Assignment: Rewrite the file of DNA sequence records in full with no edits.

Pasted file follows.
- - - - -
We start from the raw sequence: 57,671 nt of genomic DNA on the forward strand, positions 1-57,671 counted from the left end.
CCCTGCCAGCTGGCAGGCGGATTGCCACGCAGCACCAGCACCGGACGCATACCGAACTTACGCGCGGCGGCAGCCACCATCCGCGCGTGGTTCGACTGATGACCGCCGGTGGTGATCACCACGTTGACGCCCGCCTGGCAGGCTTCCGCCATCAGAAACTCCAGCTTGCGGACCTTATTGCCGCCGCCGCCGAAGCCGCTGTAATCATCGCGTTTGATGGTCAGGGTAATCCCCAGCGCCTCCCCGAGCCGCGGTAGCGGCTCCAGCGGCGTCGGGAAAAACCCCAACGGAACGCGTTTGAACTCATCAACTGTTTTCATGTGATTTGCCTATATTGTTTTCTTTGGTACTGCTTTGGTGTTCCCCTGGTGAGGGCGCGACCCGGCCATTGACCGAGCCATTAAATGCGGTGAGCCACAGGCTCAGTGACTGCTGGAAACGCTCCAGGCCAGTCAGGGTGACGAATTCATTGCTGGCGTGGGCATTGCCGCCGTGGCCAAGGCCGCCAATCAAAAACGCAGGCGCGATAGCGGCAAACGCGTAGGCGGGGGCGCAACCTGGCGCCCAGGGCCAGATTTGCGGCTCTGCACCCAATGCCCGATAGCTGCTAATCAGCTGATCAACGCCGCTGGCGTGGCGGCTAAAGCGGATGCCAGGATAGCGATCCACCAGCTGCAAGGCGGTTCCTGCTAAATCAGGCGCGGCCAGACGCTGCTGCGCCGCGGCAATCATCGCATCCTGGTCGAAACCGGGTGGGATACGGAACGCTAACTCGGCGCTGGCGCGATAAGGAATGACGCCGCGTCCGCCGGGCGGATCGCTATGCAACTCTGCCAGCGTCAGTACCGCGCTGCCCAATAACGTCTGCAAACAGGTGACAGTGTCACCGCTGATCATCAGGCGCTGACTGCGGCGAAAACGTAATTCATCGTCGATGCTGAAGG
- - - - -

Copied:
We start from the raw sequence: 57,671 nt of genomic DNA on the forward strand, positions 1-57,671 counted from the left end.
CCCTGCCAGCTGGCAGGCGGATTGCCACGCAGCACCAGCACCGGACGCATACCGAACTTACGCGCGGCGGCAGCCACCATCCGCGCGTGGTTCGACTGATGACCGCCGGTGGTGATCACCACGTTGACGCCCGCCTGGCAGGCTTCCGCCATCAGAAACTCCAGCTTGCGGACCTTATTGCCGCCGCCGCCGAAGCCGCTGTAATCATCGCGTTTGATGGTCAGGGTAATCCCCAGCGCCTCCCCGAGCCGCGGTAGCGGCTCCAGCGGCGTCGGGAAAAACCCCAACGGAACGCGTTTGAACTCATCAACTGTTTTCATGTGATTTGCCTATATTGTTTTCTTTGGTACTGCTTTGGTGTTCCCCTGGTGAGGGCGCGACCCGGCCATTGACCGAGCCATTAAATGCGGTGAGCCACAGGCTCAGTGACTGCTGGAAACGCTCCAGGCCAGTCAGGGTGACGAATTCATTGCTGGCGTGGGCATTGCCGCCGTGGCCAAGGCCGCCAATCAAAAACGCAGGCGCGATAGCGGCAAACGCGTAGGCGGGGGCGCAACCTGGCGCCCAGGGCCAGATTTGCGGCTCTGCACCCAATGCCCGATAGCTGCTAATCAGCTGATCAACGCCGCTGGCGTGGCGGCTAAAGCGGATGCCAGGATAGCGATCCACCAGCTGCAAGGCGGTTCCTGCTAAATCAGGCGCGGCCAGACGCTGCTGCGCCGCGGCAATCATCGCATCCTGGTCGAAACCGGGTGGGATACGGAACGCTAACTCGGCGCTGGCGCGATAAGGAATGACGCCGCGTCCGCCGGGCGGATCGCTATGCAACTCTGCCAGCGTCAGTACCGCGCTGCCCAATAACGTCTGCAAACAGGTGACAGTGTCACCGCTGATCATCAGGCGCTGACTGCGGCGAAAACGTAATTCATCGTCGATGCTGAAGG